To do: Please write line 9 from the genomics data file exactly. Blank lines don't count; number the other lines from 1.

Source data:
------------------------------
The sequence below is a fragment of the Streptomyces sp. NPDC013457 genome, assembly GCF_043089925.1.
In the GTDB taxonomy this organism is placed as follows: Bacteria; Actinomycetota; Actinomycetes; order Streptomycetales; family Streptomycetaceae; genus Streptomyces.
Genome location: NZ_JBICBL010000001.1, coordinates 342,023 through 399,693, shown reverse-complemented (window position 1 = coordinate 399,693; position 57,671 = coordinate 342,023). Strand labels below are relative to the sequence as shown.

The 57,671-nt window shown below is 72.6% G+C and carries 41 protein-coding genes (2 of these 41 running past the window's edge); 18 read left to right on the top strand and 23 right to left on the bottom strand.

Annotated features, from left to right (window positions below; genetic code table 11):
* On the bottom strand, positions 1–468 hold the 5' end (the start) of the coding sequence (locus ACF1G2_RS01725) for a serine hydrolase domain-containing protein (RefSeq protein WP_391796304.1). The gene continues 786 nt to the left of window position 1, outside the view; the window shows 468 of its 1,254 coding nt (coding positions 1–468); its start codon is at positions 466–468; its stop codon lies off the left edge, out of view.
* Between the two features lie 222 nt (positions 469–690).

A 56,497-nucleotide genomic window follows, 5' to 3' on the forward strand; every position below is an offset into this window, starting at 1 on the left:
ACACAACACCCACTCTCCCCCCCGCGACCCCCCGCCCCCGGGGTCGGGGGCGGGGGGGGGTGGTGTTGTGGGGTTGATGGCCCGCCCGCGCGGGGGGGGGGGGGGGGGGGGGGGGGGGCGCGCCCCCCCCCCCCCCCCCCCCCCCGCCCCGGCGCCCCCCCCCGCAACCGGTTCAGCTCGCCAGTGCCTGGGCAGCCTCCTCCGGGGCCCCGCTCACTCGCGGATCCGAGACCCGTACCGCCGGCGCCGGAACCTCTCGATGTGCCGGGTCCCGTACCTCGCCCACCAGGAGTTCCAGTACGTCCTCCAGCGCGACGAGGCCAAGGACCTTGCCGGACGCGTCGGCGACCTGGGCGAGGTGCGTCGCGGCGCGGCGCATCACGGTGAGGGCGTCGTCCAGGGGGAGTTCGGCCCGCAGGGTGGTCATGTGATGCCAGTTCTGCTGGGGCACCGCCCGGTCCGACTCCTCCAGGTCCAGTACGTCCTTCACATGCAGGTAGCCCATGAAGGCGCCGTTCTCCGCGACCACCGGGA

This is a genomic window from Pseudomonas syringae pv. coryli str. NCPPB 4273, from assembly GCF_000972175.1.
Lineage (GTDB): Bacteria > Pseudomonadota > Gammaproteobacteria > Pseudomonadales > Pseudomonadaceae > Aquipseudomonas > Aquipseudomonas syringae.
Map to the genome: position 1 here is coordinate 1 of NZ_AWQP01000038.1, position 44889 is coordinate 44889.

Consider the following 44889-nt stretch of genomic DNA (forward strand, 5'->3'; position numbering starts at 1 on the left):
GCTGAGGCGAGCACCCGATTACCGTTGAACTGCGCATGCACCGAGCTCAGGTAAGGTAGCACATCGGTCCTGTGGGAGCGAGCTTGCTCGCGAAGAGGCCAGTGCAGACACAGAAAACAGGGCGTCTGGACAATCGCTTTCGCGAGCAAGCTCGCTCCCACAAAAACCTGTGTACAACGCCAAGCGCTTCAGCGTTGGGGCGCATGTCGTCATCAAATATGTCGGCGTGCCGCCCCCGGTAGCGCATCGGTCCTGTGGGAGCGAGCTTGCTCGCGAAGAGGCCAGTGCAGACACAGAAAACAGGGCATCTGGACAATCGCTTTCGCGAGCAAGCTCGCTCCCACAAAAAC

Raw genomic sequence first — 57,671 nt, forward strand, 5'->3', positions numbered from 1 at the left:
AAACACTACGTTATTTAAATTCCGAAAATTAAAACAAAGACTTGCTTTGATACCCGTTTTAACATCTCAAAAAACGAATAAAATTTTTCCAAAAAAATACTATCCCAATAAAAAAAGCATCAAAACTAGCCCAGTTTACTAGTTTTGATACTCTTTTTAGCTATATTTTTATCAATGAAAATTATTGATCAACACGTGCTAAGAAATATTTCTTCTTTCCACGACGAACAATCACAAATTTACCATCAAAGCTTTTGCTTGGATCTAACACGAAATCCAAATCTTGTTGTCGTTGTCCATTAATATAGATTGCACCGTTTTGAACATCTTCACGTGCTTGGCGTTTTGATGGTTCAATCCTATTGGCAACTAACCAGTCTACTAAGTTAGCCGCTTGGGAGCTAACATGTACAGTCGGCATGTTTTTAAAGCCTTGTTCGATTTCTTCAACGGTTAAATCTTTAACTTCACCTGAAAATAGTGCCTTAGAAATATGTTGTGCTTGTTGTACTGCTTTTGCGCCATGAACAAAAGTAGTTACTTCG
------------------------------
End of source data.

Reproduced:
ACACAACACCCACTCTCCCCCCCGCGACCCCCCGCCCCCGGGGTCGGGGGCGGGGGGGGGTGGTGTTGTGGGGTTGATGGCCCGCCCGCGCGGGGGGGGGGGGGGGGGGGGGGGGGGGCGCGCCCCCCCCCCCCCCCCCCCCCCCGCCCCGGCGCCCCCCCCCGCAACCGGTTCAGCTCGCCAGTGCCTGGGCAGCCTCCTCCGGGGCCCCGCTCACTCGCGGATCCGAGACCCGTACCGCCGGCGCCGGAACCTCTCGATGTGCCGGGTCCCGTACCTCGCCCACCAGGAGTTCCAGTACGTCCTCCAGCGCGACGAGGCCAAGGACCTTGCCGGACGCGTCGGCGACCTGGGCGAGGTGCGTCGCGGCGCGGCGCATCACGGTGAGGGCGTCGTCCAGGGGGAGTTCGGCCCGCAGGGTGGTCATGTGATGCCAGTTCTGCTGGGGCACCGCCCGGTCCGACTCCTCCAGGTCCAGTACGTCCTTCACATGCAGGTAGCCCATGAAGGCGCCGTTCTCCGCGACCACCGGGA